Two Bookes of Ayres:
The Second Booke

XIIII.
by Thomas Campion.

Pin'd I am and like to die,
And all for lacke of that which I
    Doe eu'ry day refuse.
If I musing sit or stand,
Some puts it daily in my hand,
    To interrupt my muse :
The same thing I seeke and flie,
And want that which none would denie.

In my bed, when I should rest,
It breeds such trouble in my brest                                    10
    That scarce mine eyes will close ;
If I sleepe it seemes to be
Oft playing in the bed with me,
    But, wak't, away it goes.
' Tis some spirit sure, I weene,
And yet it may be felt and seene.

Would I had the heart and wit
To make it stand, and coniure it,
    That haunts me thus with feare. 
Doubtlesse tis some harmlesse spright,                          20
For it by day as well as night
    Is ready to appeare.
Be it friend, or be it foe,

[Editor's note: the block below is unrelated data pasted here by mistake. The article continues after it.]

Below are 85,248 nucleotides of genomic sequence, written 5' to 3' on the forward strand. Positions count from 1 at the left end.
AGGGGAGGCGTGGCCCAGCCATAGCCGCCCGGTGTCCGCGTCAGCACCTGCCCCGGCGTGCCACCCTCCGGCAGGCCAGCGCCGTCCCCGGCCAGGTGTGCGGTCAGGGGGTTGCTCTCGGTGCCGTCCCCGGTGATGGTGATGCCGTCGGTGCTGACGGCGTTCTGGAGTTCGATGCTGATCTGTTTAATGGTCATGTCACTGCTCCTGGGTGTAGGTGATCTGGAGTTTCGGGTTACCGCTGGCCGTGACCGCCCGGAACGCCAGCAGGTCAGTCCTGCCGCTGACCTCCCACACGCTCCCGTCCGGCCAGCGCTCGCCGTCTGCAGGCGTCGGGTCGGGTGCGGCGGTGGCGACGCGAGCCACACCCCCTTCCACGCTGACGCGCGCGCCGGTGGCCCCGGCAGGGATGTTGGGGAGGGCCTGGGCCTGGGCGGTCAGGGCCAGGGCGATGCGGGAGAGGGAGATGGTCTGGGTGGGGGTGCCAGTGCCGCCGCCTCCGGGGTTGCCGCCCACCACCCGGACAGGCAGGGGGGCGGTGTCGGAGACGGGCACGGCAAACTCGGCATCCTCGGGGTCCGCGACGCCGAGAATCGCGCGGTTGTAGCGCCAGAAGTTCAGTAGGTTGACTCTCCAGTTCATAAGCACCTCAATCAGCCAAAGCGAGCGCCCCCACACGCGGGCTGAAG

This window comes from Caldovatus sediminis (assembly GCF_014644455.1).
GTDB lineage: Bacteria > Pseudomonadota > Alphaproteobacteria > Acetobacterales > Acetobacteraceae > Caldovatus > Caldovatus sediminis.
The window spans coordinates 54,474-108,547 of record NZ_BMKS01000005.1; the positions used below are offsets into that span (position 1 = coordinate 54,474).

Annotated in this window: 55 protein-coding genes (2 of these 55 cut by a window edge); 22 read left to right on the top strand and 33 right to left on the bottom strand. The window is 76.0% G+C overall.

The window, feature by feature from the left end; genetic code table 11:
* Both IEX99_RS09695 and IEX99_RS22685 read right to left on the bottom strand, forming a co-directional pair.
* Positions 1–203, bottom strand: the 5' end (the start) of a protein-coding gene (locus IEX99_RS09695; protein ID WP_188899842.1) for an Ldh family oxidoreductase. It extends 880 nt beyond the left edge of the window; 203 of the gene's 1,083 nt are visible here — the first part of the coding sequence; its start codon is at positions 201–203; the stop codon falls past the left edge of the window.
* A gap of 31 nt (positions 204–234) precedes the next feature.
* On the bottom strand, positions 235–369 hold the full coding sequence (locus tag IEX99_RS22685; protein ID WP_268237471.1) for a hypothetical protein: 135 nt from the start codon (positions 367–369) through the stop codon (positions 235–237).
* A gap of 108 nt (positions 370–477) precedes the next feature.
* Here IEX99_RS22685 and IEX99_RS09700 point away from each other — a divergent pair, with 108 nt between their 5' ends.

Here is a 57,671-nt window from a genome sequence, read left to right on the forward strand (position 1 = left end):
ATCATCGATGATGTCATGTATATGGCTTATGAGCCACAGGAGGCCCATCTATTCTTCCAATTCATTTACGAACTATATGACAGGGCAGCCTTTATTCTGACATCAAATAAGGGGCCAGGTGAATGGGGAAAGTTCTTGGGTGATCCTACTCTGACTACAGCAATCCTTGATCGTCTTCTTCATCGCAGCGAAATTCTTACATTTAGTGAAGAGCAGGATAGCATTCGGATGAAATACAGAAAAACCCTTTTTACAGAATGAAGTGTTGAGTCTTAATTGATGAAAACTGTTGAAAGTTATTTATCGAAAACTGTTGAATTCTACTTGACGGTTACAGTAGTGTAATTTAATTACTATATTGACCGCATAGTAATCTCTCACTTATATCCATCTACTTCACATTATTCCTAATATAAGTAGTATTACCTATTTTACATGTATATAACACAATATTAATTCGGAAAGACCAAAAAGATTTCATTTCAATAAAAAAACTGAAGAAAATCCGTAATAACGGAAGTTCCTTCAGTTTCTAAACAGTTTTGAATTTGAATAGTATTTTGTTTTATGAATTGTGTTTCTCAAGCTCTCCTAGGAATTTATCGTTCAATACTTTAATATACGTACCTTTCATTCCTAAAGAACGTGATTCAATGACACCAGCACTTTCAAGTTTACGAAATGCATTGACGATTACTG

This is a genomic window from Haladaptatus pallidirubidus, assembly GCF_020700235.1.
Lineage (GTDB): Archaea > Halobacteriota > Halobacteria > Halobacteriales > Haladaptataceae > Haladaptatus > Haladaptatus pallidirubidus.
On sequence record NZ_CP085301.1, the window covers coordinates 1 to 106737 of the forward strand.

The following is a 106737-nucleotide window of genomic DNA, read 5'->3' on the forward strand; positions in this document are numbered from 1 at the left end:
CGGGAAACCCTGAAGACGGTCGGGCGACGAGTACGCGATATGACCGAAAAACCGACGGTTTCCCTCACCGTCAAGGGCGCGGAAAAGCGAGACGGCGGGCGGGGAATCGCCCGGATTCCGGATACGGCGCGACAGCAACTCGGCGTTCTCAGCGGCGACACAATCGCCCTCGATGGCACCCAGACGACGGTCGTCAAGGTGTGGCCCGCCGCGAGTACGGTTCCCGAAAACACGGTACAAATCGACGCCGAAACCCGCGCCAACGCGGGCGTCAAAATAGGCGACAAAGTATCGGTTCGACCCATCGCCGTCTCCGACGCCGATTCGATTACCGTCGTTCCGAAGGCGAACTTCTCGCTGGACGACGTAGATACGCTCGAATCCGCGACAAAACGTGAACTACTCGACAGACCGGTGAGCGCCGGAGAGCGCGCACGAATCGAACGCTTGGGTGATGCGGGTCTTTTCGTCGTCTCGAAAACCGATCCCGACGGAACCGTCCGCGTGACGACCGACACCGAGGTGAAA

Ere long Ile trie what it will doe.




Source:
Campion, Thomas. Campion's Works. Percival Vivian, Ed.
Oxford: Clarendon Press, 1909. 140-141.




Music:
"
Pin'd I am and like to die" by Campion, Thomas.
MIDI sequenced by Harald Lillmeyer. Used with permission.



Vocal clip from the album
Thomas Campion: Elizabethan Songs







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Created by Anniina Jokinen on April 5, 2004. Last updated November 11, 2008.


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album cover
Campion: Elizabethan Songs


album cover
Campion: Ayres